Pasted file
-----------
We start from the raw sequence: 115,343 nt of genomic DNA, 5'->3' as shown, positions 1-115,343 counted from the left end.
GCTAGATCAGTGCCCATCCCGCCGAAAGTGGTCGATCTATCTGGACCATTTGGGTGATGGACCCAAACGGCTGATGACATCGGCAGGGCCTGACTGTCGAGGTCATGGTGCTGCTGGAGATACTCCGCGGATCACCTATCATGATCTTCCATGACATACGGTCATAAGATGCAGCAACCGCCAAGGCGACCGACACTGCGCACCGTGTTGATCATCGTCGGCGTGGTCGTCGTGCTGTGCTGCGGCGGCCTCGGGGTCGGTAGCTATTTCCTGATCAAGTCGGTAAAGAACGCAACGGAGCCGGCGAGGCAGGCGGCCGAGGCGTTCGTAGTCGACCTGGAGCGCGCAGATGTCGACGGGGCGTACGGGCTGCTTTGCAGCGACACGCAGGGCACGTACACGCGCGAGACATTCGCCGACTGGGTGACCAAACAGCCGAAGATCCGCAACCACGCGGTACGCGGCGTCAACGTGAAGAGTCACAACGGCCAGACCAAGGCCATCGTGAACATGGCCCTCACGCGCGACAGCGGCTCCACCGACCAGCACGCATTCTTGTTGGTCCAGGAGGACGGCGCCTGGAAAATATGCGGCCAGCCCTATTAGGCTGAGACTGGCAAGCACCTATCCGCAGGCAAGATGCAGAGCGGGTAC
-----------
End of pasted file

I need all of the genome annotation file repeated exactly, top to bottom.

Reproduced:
We start from the raw sequence: 115,343 nt of genomic DNA, 5'->3' as shown, positions 1-115,343 counted from the left end.
GCTAGATCAGTGCCCATCCCGCCGAAAGTGGTCGATCTATCTGGACCATTTGGGTGATGGACCCAAACGGCTGATGACATCGGCAGGGCCTGACTGTCGAGGTCATGGTGCTGCTGGAGATACTCCGCGGATCACCTATCATGATCTTCCATGACATACGGTCATAAGATGCAGCAACCGCCAAGGCGACCGACACTGCGCACCGTGTTGATCATCGTCGGCGTGGTCGTCGTGCTGTGCTGCGGCGGCCTCGGGGTCGGTAGCTATTTCCTGATCAAGTCGGTAAAGAACGCAACGGAGCCGGCGAGGCAGGCGGCCGAGGCGTTCGTAGTCGACCTGGAGCGCGCAGATGTCGACGGGGCGTACGGGCTGCTTTGCAGCGACACGCAGGGCACGTACACGCGCGAGACATTCGCCGACTGGGTGACCAAACAGCCGAAGATCCGCAACCACGCGGTACGCGGCGTCAACGTGAAGAGTCACAACGGCCAGACCAAGGCCATCGTGAACATGGCCCTCACGCGCGACAGCGGCTCCACCGACCAGCACGCATTCTTGTTGGTCCAGGAGGACGGCGCCTGGAAAATATGCGGCCAGCCCTATTAGGCTGAGACTGGCAAGCACCTATCCGCAGGCAAGATGCAGAGCGGGTAC